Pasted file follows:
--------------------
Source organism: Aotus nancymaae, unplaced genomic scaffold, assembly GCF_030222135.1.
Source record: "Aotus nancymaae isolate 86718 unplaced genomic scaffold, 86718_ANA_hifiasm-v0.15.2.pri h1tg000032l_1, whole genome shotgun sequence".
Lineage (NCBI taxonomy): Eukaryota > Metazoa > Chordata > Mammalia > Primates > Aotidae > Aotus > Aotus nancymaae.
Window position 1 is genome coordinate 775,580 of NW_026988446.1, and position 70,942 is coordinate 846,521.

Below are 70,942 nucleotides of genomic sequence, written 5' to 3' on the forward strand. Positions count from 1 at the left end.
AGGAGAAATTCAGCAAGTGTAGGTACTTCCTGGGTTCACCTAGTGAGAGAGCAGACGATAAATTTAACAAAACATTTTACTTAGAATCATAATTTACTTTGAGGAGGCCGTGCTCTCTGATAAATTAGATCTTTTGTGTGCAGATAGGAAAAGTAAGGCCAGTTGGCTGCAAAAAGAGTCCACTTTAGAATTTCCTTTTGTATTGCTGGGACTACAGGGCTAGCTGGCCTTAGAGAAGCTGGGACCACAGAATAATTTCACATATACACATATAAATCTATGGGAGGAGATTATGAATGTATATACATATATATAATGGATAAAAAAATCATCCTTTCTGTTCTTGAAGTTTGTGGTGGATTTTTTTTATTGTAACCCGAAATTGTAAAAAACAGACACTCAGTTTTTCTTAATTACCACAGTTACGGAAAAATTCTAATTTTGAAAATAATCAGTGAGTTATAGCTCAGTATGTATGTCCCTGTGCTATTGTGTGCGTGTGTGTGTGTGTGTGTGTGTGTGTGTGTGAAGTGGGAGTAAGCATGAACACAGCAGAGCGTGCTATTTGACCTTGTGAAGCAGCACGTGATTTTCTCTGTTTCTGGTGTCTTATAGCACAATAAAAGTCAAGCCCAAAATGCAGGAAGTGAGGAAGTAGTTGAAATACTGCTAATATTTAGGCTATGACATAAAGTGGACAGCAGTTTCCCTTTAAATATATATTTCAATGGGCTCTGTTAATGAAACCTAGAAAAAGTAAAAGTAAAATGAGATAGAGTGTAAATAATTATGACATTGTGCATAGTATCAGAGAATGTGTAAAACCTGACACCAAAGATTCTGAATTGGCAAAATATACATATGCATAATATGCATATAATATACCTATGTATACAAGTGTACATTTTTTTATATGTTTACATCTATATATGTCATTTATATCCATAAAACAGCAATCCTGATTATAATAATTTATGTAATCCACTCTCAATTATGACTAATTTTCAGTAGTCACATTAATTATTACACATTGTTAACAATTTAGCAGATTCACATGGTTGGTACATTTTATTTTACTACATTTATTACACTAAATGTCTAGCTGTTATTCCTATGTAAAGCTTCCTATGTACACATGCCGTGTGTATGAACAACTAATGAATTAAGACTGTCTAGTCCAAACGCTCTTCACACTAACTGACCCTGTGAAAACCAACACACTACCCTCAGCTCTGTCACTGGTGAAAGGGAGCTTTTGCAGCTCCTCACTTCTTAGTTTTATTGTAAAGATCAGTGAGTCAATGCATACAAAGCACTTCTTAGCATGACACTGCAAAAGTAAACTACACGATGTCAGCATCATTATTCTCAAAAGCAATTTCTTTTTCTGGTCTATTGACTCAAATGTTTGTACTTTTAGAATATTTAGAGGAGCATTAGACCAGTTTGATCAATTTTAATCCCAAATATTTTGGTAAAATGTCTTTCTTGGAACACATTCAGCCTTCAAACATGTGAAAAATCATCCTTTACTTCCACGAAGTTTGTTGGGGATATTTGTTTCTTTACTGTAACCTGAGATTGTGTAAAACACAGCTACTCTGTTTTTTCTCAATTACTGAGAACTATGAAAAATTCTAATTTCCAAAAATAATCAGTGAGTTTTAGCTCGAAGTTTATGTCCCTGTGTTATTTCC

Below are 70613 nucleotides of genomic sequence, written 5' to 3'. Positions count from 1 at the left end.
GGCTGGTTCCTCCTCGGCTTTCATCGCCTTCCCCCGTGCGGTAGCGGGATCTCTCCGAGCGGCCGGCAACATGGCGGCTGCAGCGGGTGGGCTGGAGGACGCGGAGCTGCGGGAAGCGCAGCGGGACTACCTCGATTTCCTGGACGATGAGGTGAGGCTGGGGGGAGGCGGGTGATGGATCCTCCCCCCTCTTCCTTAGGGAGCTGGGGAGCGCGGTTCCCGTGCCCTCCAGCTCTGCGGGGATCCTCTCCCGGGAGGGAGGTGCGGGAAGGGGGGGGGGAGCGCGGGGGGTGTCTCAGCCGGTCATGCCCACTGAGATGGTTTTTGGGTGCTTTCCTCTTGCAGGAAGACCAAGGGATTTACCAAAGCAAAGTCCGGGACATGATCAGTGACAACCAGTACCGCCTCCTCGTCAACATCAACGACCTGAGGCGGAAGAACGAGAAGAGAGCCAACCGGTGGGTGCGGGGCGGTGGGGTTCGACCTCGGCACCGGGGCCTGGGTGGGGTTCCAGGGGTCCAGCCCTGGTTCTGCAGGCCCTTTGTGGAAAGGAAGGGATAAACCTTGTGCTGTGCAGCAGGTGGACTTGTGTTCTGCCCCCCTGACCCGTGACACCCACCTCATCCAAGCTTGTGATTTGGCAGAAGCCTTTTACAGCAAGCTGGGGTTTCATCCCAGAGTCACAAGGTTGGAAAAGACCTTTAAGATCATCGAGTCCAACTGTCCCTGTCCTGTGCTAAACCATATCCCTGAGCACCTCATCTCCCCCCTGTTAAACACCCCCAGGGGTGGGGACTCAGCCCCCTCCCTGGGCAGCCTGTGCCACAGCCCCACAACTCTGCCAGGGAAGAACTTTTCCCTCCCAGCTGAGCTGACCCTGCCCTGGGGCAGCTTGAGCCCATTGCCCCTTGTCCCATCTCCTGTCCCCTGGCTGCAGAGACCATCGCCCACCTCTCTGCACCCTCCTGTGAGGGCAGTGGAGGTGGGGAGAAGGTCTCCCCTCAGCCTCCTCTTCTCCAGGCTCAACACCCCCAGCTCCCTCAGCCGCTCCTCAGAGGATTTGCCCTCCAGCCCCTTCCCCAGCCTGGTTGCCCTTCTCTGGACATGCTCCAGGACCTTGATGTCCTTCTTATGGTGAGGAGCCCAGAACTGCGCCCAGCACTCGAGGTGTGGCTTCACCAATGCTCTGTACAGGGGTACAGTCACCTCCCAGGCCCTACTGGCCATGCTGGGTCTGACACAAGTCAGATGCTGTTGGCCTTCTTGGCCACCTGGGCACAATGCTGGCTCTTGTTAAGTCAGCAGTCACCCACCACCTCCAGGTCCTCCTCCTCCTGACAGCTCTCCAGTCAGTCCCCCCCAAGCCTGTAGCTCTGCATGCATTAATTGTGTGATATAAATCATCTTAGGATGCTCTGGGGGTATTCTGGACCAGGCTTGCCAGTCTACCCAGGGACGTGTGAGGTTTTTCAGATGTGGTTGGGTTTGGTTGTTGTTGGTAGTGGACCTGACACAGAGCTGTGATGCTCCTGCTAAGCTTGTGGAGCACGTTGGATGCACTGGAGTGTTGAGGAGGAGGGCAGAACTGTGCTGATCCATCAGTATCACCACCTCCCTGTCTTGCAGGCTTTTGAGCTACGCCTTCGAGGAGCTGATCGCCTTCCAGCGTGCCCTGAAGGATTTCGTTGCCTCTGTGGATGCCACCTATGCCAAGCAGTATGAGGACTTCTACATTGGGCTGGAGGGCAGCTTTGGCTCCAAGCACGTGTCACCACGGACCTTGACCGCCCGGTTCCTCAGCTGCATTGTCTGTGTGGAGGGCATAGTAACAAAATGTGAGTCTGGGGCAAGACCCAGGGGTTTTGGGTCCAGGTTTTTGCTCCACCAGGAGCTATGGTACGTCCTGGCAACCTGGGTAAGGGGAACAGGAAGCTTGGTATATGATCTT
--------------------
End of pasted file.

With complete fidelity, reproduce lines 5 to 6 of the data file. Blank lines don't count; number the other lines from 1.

Below are 70,942 nucleotides of genomic sequence, written 5' to 3' on the forward strand. Positions count from 1 at the left end.
AGGAGAAATTCAGCAAGTGTAGGTACTTCCTGGGTTCACCTAGTGAGAGAGCAGACGATAAATTTAACAAAACATTTTACTTAGAATCATAATTTACTTTGAGGAGGCCGTGCTCTCTGATAAATTAGATCTTTTGTGTGCAGATAGGAAAAGTAAGGCCAGTTGGCTGCAAAAAGAGTCCACTTTAGAATTTCCTTTTGTATTGCTGGGACTACAGGGCTAGCTGGCCTTAGAGAAGCTGGGACCACAGAATAATTTCACATATACACATATAAATCTATGGGAGGAGATTATGAATGTATATACATATATATAATGGATAAAAAAATCATCCTTTCTGTTCTTGAAGTTTGTGGTGGATTTTTTTTATTGTAACCCGAAATTGTAAAAAACAGACACTCAGTTTTTCTTAATTACCACAGTTACGGAAAAATTCTAATTTTGAAAATAATCAGTGAGTTATAGCTCAGTATGTATGTCCCTGTGCTATTGTGTGCGTGTGTGTGTGTGTGTGTGTGTGTGTGTGTGAAGTGGGAGTAAGCATGAACACAGCAGAGCGTGCTATTTGACCTTGTGAAGCAGCACGTGATTTTCTCTGTTTCTGGTGTCTTATAGCACAATAAAAGTCAAGCCCAAAATGCAGGAAGTGAGGAAGTAGTTGAAATACTGCTAATATTTAGGCTATGACATAAAGTGGACAGCAGTTTCCCTTTAAATATATATTTCAATGGGCTCTGTTAATGAAACCTAGAAAAAGTAAAAGTAAAATGAGATAGAGTGTAAATAATTATGACATTGTGCATAGTATCAGAGAATGTGTAAAACCTGACACCAAAGATTCTGAATTGGCAAAATATACATATGCATAATATGCATATAATATACCTATGTATACAAGTGTACATTTTTTTATATGTTTACATCTATATATGTCATTTATATCCATAAAACAGCAATCCTGATTATAATAATTTATGTAATCCACTCTCAATTATGACTAATTTTCAGTAGTCACATTAATTATTACACATTGTTAACAATTTAGCAGATTCACATGGTTGGTACATTTTATTTTACTACATTTATTACACTAAATGTCTAGCTGTTATTCCTATGTAAAGCTTCCTATGTACACATGCCGTGTGTATGAACAACTAATGAATTAAGACTGTCTAGTCCAAACGCTCTTCACACTAACTGACCCTGTGAAAACCAACACACTACCCTCAGCTCTGTCACTGGTGAAAGGGAGCTTTTGCAGCTCCTCACTTCTTAGTTTTATTGTAAAGATCAGTGAGTCAATGCATACAAAGCACTTCTTAGCATGACACTGCAAAAGTAAACTACACGATGTCAGCATCATTATTCTCAAAAGCAATTTCTTTTTCTGGTCTATTGACTCAAATGTTTGTACTTTTAGAATATTTAGAGGAGCATTAGACCAGTTTGATCAATTTTAATCCCAAATATTTTGGTAAAATGTCTTTCTTGGAACACATTCAGCCTTCAAACATGTGAAAAATCATCCTTTACTTCCACGAAGTTTGTTGGGGATATTTGTTTCTTTACTGTAACCTGAGATTGTGTAAAACACAGCTACTCTGTTTTTTCTCAATTACTGAGAACTATGAAAAATTCTAATTTCCAAAAATAATCAGTGAGTTTTAGCTCGAAGTTTATGTCCCTGTGTTATTTCC